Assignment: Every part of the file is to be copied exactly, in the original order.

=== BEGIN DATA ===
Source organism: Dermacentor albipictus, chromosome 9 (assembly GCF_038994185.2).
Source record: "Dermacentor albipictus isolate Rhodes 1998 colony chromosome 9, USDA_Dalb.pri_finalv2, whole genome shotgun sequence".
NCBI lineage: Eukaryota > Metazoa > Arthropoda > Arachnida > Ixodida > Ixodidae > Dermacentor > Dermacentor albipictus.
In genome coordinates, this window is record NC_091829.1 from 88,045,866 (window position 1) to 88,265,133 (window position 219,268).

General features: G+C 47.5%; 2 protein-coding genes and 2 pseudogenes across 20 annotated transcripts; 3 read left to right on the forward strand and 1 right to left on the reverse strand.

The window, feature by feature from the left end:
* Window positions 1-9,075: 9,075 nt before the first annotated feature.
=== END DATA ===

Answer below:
Source organism: Dermacentor albipictus, chromosome 9 (assembly GCF_038994185.2).
Source record: "Dermacentor albipictus isolate Rhodes 1998 colony chromosome 9, USDA_Dalb.pri_finalv2, whole genome shotgun sequence".
NCBI lineage: Eukaryota > Metazoa > Arthropoda > Arachnida > Ixodida > Ixodidae > Dermacentor > Dermacentor albipictus.
In genome coordinates, this window is record NC_091829.1 from 88,045,866 (window position 1) to 88,265,133 (window position 219,268).

General features: G+C 47.5%; 2 protein-coding genes and 2 pseudogenes across 20 annotated transcripts; 3 read left to right on the forward strand and 1 right to left on the reverse strand.

The window, feature by feature from the left end:
* Window positions 1-9,075: 9,075 nt before the first annotated feature.